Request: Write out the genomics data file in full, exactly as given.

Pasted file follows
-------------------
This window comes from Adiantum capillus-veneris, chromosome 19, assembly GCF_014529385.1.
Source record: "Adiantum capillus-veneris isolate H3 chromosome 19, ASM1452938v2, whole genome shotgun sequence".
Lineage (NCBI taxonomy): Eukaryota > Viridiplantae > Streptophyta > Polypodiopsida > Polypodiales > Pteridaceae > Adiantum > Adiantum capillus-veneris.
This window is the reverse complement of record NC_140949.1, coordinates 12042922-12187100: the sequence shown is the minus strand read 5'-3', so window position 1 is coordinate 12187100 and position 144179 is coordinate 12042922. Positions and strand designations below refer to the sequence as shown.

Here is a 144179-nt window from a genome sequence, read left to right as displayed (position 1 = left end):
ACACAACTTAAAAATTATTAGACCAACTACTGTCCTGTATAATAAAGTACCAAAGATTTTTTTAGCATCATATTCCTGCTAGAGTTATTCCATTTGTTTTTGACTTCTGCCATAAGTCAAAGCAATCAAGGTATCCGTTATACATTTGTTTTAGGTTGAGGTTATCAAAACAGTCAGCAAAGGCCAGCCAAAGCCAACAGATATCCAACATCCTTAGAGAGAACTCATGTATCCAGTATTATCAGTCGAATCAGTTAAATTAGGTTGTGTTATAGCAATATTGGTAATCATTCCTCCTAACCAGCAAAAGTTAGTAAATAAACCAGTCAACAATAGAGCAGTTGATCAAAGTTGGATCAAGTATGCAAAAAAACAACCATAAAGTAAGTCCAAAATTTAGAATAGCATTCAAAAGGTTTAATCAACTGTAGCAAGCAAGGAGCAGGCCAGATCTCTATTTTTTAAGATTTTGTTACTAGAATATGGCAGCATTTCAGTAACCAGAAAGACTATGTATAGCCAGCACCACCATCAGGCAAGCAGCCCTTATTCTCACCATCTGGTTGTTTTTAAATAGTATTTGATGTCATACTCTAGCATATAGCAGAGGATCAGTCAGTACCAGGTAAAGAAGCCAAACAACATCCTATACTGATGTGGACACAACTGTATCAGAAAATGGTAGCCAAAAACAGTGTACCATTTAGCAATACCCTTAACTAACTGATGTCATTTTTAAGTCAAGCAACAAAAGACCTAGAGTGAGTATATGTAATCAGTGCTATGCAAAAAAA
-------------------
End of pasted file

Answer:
This window comes from Adiantum capillus-veneris, chromosome 19, assembly GCF_014529385.1.
Source record: "Adiantum capillus-veneris isolate H3 chromosome 19, ASM1452938v2, whole genome shotgun sequence".
Lineage (NCBI taxonomy): Eukaryota > Viridiplantae > Streptophyta > Polypodiopsida > Polypodiales > Pteridaceae > Adiantum > Adiantum capillus-veneris.
This window is the reverse complement of record NC_140949.1, coordinates 12042922-12187100: the sequence shown is the minus strand read 5'-3', so window position 1 is coordinate 12187100 and position 144179 is coordinate 12042922. Positions and strand designations below refer to the sequence as shown.

Here is a 144179-nt window from a genome sequence, read left to right as displayed (position 1 = left end):
ACACAACTTAAAAATTATTAGACCAACTACTGTCCTGTATAATAAAGTACCAAAGATTTTTTTAGCATCATATTCCTGCTAGAGTTATTCCATTTGTTTTTGACTTCTGCCATAAGTCAAAGCAATCAAGGTATCCGTTATACATTTGTTTTAGGTTGAGGTTATCAAAACAGTCAGCAAAGGCCAGCCAAAGCCAACAGATATCCAACATCCTTAGAGAGAACTCATGTATCCAGTATTATCAGTCGAATCAGTTAAATTAGGTTGTGTTATAGCAATATTGGTAATCATTCCTCCTAACCAGCAAAAGTTAGTAAATAAACCAGTCAACAATAGAGCAGTTGATCAAAGTTGGATCAAGTATGCAAAAAAACAACCATAAAGTAAGTCCAAAATTTAGAATAGCATTCAAAAGGTTTAATCAACTGTAGCAAGCAAGGAGCAGGCCAGATCTCTATTTTTTAAGATTTTGTTACTAGAATATGGCAGCATTTCAGTAACCAGAAAGACTATGTATAGCCAGCACCACCATCAGGCAAGCAGCCCTTATTCTCACCATCTGGTTGTTTTTAAATAGTATTTGATGTCATACTCTAGCATATAGCAGAGGATCAGTCAGTACCAGGTAAAGAAGCCAAACAACATCCTATACTGATGTGGACACAACTGTATCAGAAAATGGTAGCCAAAAACAGTGTACCATTTAGCAATACCCTTAACTAACTGATGTCATTTTTAAGTCAAGCAACAAAAGACCTAGAGTGAGTATATGTAATCAGTGCTATGCAAAAAAA